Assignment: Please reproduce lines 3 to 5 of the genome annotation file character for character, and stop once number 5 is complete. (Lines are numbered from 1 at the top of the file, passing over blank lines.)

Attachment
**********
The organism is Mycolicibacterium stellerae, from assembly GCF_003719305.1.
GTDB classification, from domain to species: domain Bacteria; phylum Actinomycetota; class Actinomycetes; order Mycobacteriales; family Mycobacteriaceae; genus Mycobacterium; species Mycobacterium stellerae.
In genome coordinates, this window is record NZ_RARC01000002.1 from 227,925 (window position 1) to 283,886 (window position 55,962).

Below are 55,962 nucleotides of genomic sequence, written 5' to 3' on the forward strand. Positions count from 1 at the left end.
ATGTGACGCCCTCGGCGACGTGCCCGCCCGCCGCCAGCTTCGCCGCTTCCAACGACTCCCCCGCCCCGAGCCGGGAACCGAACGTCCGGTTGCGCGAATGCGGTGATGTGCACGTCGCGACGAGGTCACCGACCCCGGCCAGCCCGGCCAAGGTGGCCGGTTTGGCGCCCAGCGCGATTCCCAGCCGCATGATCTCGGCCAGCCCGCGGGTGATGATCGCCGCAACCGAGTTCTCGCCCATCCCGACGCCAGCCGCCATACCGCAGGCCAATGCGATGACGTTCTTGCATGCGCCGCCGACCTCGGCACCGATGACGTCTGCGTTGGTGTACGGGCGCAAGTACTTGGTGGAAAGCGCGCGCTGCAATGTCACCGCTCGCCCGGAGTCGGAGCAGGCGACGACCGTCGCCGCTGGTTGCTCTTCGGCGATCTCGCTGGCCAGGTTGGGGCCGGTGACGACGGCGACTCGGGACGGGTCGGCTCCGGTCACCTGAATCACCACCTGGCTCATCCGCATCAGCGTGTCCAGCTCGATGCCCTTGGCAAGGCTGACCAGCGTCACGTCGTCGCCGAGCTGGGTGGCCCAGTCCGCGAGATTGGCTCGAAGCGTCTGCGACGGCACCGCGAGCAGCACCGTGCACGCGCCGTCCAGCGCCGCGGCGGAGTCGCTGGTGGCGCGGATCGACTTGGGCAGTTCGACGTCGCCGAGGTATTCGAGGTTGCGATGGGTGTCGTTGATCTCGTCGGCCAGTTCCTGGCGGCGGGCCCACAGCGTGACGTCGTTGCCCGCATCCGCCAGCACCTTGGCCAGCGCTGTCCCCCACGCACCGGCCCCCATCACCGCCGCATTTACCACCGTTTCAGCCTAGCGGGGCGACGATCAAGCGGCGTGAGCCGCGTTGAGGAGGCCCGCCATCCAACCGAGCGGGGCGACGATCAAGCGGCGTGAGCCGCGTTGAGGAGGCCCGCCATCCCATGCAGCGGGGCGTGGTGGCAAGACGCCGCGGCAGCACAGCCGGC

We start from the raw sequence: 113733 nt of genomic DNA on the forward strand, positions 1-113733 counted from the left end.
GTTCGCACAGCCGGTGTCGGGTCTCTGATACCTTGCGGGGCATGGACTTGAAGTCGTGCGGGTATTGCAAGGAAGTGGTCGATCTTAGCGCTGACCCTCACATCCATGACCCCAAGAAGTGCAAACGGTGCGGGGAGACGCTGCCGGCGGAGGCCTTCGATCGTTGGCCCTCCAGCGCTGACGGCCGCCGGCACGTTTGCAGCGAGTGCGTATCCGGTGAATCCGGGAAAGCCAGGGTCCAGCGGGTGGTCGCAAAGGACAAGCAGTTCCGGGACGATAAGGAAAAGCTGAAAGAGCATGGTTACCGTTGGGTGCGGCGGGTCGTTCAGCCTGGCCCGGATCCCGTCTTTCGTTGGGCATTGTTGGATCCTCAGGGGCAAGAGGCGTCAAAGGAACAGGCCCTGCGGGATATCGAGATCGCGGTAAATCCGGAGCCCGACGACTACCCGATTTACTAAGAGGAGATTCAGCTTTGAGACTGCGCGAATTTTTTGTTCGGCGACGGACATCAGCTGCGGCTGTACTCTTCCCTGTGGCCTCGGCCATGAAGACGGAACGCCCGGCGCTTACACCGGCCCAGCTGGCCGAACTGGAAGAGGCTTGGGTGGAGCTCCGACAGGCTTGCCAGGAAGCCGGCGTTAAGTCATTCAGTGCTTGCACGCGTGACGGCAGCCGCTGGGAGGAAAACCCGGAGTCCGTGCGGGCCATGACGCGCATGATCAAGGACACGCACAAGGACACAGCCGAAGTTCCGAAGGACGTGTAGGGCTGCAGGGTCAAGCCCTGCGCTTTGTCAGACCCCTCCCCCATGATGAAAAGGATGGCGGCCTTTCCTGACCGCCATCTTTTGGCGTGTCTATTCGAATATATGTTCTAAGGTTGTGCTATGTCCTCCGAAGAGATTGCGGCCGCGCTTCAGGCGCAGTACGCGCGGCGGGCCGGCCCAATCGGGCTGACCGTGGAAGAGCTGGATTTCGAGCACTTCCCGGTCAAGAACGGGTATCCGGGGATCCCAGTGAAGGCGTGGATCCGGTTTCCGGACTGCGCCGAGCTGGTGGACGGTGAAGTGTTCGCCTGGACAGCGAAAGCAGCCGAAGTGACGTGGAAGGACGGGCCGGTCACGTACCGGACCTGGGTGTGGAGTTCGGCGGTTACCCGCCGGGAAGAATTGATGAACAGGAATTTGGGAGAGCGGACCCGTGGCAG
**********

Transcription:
In genome coordinates, this window is record NZ_RARC01000002.1 from 227,925 (window position 1) to 283,886 (window position 55,962).

Below are 55,962 nucleotides of genomic sequence, written 5' to 3' on the forward strand. Positions count from 1 at the left end.
ATGTGACGCCCTCGGCGACGTGCCCGCCCGCCGCCAGCTTCGCCGCTTCCAACGACTCCCCCGCCCCGAGCCGGGAACCGAACGTCCGGTTGCGCGAATGCGGTGATGTGCACGTCGCGACGAGGTCACCGACCCCGGCCAGCCCGGCCAAGGTGGCCGGTTTGGCGCCCAGCGCGATTCCCAGCCGCATGATCTCGGCCAGCCCGCGGGTGATGATCGCCGCAACCGAGTTCTCGCCCATCCCGACGCCAGCCGCCATACCGCAGGCCAATGCGATGACGTTCTTGCATGCGCCGCCGACCTCGGCACCGATGACGTCTGCGTTGGTGTACGGGCGCAAGTACTTGGTGGAAAGCGCGCGCTGCAATGTCACCGCTCGCCCGGAGTCGGAGCAGGCGACGACCGTCGCCGCTGGTTGCTCTTCGGCGATCTCGCTGGCCAGGTTGGGGCCGGTGACGACGGCGACTCGGGACGGGTCGGCTCCGGTCACCTGAATCACCACCTGGCTCATCCGCATCAGCGTGTCCAGCTCGATGCCCTTGGCAAGGCTGACCAGCGTCACGTCGTCGCCGAGCTGGGTGGCCCAGTCCGCGAGATTGGCTCGAAGCGTCTGCGACGGCACCGCGAGCAGCACCGTGCACGCGCCGTCCAGCGCCGCGGCGGAGTCGCTGGTGGCGCGGATCGACTTGGGCAGTTCGACGTCGCCGAGGTATTCGAGGTTGCGATGGGTGTCGTTGATCTCGTCGGCCAGTTCCTGGCGGCGGGCCCACAGCGTGACGTCGTTGCCCGCATCCGCCAGCACCTTGGCCAGCGCTGTCCCCCACGCACCGGCCCCCATCACCGCCGCATTTACCACCGTTTCAGCCTAGCGGGGCGACGATCAAGCGGCGTGAGCCGCGTTGAGGAGGCCCGCCATCCAACCGAGCGGGGCGACGATCAAGCGGCGTGAGCCGCGTTGAGGAGGCCCGCCATCCCATGCAGCGGGGCGTGGTGGCAAGACGCCGCGGCAGCACAGCCGGC